Here are some quotes from Architecture and Disjunction.
Architecture is never autonomous, never pure form, and similarly, architecture is not a matter of style and cannot be reduced to a language.
An architectural space per se (space before its use) was politically neutral: an asymmetrical space, for example, was no more or less revolutionary or progressive than a symmetrical one. 'The  Guerrilla building was architecturally just a shelter, a barrack on a building site, but it was called "The House of the People" and thus referred to meanings of freedom, equality, power, and so on. The space in itself was neutral.'
Just as graffiti or a pornographic image bears an obscenity that the real thing ignores, the architectural drawing can support specific meanings that everyday experience of the actual building prevents.
Duchamp's urinal, after all, is now a revered museum artifact; revolutionary slogans of 1968 Paris walls gave new life to the rhetoric of commercial advertising. ... Someone's critical proof using absurdist gestures could always become someone else's sincere proposal.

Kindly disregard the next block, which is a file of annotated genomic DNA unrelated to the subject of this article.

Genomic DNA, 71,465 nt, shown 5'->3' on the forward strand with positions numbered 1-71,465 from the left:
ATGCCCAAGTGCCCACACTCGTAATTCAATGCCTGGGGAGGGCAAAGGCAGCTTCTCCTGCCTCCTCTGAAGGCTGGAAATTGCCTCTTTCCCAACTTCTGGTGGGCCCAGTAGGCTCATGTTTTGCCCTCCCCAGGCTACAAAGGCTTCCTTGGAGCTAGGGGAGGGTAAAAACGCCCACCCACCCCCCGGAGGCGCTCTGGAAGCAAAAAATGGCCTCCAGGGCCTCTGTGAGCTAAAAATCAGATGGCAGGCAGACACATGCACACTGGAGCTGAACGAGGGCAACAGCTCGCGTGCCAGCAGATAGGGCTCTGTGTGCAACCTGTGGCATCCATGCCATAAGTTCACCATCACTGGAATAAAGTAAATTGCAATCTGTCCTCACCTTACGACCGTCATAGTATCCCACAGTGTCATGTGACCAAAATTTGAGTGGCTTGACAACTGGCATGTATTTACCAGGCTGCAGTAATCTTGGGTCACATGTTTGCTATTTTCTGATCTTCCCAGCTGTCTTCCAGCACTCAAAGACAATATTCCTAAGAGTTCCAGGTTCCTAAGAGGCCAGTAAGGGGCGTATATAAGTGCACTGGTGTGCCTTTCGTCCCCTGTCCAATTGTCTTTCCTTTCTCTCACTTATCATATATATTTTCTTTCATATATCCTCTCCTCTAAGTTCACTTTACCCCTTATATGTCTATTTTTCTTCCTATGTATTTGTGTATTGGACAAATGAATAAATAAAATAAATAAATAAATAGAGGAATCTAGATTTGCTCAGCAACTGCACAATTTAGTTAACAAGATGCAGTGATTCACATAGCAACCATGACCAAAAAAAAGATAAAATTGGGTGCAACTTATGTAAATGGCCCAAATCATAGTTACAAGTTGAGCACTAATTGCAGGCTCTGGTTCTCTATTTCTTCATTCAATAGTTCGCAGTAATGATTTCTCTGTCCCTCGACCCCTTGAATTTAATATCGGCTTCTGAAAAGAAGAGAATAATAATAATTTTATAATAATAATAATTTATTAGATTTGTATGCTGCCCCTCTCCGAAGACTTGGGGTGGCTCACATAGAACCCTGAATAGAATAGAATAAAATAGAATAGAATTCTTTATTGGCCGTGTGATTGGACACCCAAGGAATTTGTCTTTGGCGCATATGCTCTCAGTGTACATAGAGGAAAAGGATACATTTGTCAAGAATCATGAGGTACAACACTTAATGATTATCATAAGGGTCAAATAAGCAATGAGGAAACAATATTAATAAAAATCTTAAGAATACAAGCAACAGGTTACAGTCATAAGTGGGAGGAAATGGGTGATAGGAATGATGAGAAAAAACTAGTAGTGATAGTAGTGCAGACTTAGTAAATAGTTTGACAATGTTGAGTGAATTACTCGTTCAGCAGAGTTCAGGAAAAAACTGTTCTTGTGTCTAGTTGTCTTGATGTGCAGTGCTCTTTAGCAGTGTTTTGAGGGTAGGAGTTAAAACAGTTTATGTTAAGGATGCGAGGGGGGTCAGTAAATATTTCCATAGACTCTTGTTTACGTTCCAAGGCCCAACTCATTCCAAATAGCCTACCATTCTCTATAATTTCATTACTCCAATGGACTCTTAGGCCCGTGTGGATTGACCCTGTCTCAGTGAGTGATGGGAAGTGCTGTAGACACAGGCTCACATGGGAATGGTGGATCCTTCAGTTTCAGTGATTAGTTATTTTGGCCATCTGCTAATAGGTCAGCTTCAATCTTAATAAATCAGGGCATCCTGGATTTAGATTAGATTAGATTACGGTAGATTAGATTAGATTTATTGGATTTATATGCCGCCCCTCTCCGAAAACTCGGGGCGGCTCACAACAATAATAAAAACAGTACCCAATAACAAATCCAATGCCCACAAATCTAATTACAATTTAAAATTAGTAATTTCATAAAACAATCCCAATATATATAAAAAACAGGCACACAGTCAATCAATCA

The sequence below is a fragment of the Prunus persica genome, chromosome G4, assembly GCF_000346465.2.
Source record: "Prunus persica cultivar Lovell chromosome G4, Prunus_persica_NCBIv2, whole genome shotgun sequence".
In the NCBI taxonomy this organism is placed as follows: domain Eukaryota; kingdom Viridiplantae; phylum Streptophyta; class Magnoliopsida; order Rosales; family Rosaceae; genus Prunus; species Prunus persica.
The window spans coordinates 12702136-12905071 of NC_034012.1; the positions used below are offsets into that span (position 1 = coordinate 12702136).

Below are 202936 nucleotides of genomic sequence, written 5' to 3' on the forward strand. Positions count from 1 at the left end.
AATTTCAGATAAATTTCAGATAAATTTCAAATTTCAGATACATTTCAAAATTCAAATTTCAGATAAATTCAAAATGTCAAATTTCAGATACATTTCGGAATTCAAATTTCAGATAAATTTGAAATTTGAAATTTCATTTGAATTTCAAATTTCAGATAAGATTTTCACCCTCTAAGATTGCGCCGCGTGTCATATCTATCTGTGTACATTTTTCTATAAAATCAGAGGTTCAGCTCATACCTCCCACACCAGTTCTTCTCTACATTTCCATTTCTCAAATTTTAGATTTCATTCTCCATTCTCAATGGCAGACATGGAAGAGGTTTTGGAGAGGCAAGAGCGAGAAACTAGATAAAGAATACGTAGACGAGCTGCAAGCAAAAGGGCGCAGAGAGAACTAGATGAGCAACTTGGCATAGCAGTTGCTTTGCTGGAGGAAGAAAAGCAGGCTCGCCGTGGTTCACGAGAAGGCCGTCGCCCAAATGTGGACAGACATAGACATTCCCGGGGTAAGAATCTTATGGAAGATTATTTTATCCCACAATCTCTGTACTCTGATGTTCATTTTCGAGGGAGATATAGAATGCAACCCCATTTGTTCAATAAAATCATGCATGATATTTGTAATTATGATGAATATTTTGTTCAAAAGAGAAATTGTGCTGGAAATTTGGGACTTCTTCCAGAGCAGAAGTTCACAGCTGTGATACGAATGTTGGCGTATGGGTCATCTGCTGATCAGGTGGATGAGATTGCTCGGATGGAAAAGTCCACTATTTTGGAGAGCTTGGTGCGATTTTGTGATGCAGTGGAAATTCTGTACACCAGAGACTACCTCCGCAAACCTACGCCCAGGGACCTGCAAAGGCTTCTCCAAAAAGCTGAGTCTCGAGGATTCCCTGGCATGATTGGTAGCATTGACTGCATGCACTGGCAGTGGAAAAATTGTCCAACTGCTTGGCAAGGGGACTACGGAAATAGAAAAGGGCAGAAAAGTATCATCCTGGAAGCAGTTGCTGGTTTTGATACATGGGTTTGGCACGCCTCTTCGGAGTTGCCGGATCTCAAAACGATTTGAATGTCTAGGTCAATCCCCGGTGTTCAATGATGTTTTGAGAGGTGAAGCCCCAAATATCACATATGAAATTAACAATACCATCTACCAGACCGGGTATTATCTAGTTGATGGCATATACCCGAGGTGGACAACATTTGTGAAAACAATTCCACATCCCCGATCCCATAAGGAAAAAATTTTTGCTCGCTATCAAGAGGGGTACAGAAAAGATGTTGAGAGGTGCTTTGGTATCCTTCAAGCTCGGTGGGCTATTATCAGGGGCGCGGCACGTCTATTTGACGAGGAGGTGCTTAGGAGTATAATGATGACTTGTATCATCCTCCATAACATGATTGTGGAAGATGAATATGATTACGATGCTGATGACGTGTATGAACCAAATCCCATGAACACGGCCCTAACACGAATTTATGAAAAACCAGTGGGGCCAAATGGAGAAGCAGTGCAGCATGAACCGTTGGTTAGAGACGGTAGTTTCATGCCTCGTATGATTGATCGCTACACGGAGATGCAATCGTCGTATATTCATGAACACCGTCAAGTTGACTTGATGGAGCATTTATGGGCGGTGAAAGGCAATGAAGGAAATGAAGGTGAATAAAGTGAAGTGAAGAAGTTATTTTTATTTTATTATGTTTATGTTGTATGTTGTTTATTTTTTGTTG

Architecture and its spaces do not change society, but through architecture and understanding of its effect we can accelerate [or slow] processes of change under way.
The internal contradictions of architecture had been there all along; they were part of its very nature: architecture was about two mutually exclusive terms - space and its use or, in a more theoretical sense, the concept of space and the experience of space.
And here are two pictures of his superb Rouen Concert Hall.
I love the simple beauty of the exterior.
When building a theatre/concert hall, the question should be asked, When was theatre at its best? Greek times, then Shakespeare and Moliere. So this building features these beautiful, terraced, concrete benches. But those attending a show need some back support these days, so he put some clear plastic seats in - clear so as to not disrupt the lines of the terraces. This is ingenious. Though the chairs don't stun, they're meant not to.